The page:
Immersion celebrates returning familiar faces
The most widely-regarded and fan-favorite sci-fi sagas came out in the 1960s, 70s, and 80s, before audiences enjoyed the superior visual effects that they take for granted when catching a flick today. You can chalk that up to a recent lack in narrative quality inversely related to the upswing in CGI quality. Science-fiction has also become more relevant in pop culture, especially during the space race. Gene Roddenberry, the sci-fi godfather and creator of “Star Trek”, had the crew of the U.S.S. Enterprise travelling galaxies before Neil Armstrong stepped on the moon. Even Steven Spielberg tried to steer his well-loved 1980s Indiana Jones franchise toward a sci-fi vibe in the 2008 sequel Indiana Jones and the Kingdom of the Crystal Skull. 1982 cult classic Blade Runner also has its first sequel well into pre-production with original star Harrison Ford signed on to co-star with Ryan Gosling. Comic book movies have also tried to add a cosmic tinge with recent hits Man of Steel, Guardians of the Galaxy, and Thor: The Dark World. A few franchises even crossed over as the xenomorphs from Alien showed down against the creatures from Predator that resulted in two films.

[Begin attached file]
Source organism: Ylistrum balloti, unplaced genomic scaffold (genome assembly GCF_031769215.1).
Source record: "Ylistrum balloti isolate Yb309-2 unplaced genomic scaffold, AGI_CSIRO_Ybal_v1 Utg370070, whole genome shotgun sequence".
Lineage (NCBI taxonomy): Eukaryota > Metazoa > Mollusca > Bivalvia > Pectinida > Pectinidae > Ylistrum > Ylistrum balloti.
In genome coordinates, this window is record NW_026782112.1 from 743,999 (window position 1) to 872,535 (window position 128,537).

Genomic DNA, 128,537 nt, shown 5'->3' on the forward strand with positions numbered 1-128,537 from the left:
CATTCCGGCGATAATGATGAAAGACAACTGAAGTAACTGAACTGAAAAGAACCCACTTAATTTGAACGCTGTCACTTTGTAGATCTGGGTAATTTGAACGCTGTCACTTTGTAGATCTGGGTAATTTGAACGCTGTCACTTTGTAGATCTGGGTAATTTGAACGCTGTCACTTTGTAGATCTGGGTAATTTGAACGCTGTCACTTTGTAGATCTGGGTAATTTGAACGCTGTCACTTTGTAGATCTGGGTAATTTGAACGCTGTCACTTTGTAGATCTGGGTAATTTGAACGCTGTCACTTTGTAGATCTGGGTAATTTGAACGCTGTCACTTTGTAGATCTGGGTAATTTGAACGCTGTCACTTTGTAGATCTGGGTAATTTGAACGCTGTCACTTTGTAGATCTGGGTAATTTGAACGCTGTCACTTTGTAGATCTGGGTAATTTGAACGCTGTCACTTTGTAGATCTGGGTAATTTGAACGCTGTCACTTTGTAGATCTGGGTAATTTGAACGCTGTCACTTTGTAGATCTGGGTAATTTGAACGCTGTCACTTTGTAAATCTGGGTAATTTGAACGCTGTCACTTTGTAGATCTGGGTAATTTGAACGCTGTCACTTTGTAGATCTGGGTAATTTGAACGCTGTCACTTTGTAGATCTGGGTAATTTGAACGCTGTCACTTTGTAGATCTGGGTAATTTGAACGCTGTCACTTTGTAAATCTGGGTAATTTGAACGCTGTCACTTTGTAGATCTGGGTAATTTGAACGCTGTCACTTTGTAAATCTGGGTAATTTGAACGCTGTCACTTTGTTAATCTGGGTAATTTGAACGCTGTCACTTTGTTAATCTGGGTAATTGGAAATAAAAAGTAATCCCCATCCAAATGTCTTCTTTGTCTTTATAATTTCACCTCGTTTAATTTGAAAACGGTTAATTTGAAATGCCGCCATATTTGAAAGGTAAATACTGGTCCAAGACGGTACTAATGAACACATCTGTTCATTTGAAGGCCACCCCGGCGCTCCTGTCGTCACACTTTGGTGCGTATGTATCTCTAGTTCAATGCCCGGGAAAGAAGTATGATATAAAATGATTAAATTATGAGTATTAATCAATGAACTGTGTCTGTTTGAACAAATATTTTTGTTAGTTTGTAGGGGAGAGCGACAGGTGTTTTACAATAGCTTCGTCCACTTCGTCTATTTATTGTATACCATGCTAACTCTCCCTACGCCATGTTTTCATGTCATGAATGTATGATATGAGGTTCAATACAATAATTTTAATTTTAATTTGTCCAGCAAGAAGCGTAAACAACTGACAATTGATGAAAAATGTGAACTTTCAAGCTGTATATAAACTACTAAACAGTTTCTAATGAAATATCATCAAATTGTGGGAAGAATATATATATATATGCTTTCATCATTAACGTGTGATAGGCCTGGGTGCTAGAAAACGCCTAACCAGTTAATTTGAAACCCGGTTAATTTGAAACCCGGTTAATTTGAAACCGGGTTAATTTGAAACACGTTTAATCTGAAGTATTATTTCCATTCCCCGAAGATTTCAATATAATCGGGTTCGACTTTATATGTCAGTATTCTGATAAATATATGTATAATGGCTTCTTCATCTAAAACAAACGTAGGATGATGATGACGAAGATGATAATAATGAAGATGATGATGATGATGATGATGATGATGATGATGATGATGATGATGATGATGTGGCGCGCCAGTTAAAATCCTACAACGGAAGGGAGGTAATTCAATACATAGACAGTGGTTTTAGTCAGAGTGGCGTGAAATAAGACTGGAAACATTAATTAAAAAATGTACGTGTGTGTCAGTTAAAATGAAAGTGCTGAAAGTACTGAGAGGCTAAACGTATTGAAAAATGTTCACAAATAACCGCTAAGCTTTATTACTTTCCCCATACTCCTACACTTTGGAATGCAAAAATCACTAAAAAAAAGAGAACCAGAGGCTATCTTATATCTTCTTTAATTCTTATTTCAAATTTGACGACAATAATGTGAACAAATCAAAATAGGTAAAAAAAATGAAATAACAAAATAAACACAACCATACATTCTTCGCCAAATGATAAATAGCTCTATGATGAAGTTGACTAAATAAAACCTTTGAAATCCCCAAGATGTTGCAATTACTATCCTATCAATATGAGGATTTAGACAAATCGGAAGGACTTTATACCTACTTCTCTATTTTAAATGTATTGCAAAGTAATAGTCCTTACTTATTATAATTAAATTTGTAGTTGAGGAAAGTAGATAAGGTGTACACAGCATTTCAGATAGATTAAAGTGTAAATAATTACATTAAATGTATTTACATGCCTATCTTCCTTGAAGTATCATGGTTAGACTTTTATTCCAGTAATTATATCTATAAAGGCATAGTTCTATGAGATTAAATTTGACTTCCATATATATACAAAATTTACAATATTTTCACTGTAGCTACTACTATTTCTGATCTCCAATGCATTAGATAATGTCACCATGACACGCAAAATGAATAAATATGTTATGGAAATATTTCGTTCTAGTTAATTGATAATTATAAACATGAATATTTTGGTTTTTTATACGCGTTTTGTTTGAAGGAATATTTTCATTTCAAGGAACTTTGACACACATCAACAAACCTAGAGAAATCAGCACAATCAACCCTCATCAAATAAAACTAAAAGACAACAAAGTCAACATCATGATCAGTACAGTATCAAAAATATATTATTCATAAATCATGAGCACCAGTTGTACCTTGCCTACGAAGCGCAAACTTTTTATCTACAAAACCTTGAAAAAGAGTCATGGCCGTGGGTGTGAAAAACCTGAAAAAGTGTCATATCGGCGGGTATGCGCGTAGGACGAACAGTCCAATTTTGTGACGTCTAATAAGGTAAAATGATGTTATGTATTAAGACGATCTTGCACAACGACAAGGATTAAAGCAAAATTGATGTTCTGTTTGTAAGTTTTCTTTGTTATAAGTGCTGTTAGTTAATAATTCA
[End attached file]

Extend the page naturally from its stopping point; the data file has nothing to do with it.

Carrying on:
While several films in the sci-fi genre take serious stances or make bold points (2001: A Space Odyssey, Looper, A Clockwork Orange, Interstellar, District 9, Twelve Monkeys, etc.), it’s the franchised sci-fi that always aims for entertainment. One of the great things about the genre is that a reader/ viewer can choose how much he or she would like to apply themselves based on their respective selection. 2015 sees the next chapter in some of the biggest sci-fi movie franchises: Star Wars, The Terminator, Mad Max, Jurassic Park, and The Hunger Games.
Honorable mention: TRON, Predator, Transformers, Men in Black, Bill and Ted